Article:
A moratorium ends on December 31st in the USA. So far, it has protected people who have been unable to pay their rent because of the pandemic.
NEW YORK taz | One of the few positive side effects of the pandemic is that the sudden build-up of furniture, toys, and kitchen utensils on a sidewalk has become rare in the United States in recent months. There is always a catastrophe behind the scene: people who have not paid their rent are thrown out onto the street with their belongings on behalf of a landlord.
For many, this begins the descent into homelessness. Those who have no relatives with a visitor sofa “live” afterwards in a cheap motel on the highway, on a campsite, in the back seat of a car or right on the street.
When tens of millions of people became unemployed overnight in the spring of this year, individual states imposed temporary eviction bans. In late summer, the CDC health authority turned it into a nationwide eviction moratorium. She justified it medically: In a pandemic, homelessness is a health risk.
In New York, one of the cities with the highest rents in the country, banners appeared in the spring with the words: “Cancel the Rent” – cancel the rent! But the state governor didn’t even consider obeying the invitation. The Democrat Andrew Cuomo decided that temporarily nobody who cannot pay their rent because of Covid-19 will be evicted. But he only had a postponement for the rent payments.
New York landlords are efficient lobbyists
As a result, hundreds of thousands of New Yorkers are now sitting on rental debts that they couldn’t repay even if they got back their badly paid old jobs. Your average rent arrears are over $ 5,000.
The moratorium expires on December 31st. In the middle of winter and at the height of the deadliest wave of the pandemic, up to 30 million people in the USA are threatened with the streets. In New York, thousands of landlords have used the past few months to file eviction lawsuits. Now they are just waiting to be allowed to take action.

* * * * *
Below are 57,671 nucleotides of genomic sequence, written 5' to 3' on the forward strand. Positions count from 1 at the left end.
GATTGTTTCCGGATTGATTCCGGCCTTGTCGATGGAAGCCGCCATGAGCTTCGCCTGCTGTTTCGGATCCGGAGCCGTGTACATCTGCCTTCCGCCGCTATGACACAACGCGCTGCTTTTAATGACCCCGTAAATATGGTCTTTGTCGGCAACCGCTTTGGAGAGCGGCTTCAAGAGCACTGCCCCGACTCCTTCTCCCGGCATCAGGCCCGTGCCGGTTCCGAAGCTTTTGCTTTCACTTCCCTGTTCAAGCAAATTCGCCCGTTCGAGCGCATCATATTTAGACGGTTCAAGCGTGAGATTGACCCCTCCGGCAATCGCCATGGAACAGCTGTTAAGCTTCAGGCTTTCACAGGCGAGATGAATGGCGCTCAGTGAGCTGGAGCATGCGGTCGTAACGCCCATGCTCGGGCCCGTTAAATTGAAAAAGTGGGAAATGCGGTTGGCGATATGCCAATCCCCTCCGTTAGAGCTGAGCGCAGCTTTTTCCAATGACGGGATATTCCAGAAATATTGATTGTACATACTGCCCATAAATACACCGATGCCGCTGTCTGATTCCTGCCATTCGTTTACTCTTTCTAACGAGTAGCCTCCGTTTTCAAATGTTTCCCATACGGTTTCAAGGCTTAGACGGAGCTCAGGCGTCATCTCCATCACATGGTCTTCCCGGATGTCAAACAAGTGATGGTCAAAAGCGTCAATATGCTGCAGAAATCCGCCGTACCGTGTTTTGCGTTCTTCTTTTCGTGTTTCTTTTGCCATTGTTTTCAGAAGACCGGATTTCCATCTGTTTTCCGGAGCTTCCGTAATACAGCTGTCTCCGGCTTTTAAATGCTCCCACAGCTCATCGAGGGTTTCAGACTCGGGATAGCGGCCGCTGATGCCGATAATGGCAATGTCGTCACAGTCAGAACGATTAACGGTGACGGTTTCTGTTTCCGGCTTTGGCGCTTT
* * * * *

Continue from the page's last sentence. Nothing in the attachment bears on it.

New York landlords – which includes Donald Trump and his son-in-law – are an efficient lobby that can put pressure on when their interests are affected. As the parliament in Albany this month begins to discuss an extension of the eviction moratorium for the state, the landlords are immediately present.
In the past week it is the turn of the associations of the “small” New York landlords. “The New York housing market is facing a catastrophe,” they threaten, “if we have no rental income, we can no longer pay our taxes. Then the real estate speculators take over. “
Crucial: The 20 days before Biden’s inauguration
One of the few other positive side effects of the pandemic is that rents in New York have fallen for the first time in a very long time. From a city where landlords are in charge, New York has become a “tenant city” this year, where supply is greater than demand for apartments. Because hundreds of thousands have left the city because of the pandemic, living space is empty.
When I wanted to take advantage of this economic boom to move into an apartment that costs 20 percent less rent, my landlady tripped me off. “You can move out,” she said, “but you have to keep paying your rent until the contract expires.” The tenants’ associations I sought advice from are busy with eviction suits. I remain. And I hope that New York will still be a “tenant town” when my contract expires.
In a country with almost no tenancy law, it is not easy to win against landlords. During the pandemic, some of them sued the CDC’s eviction moratorium. It is unconstitutional. In several places in the country judges decide in their favor. In New York, too, there have been isolated evictions since November.
The tenants’ associations consider the 20 days between the end of the year and the inauguration of the new president to be the most dangerous. Her hope is that Joe Biden will impose a new federal moratorium on evictions when he takes office.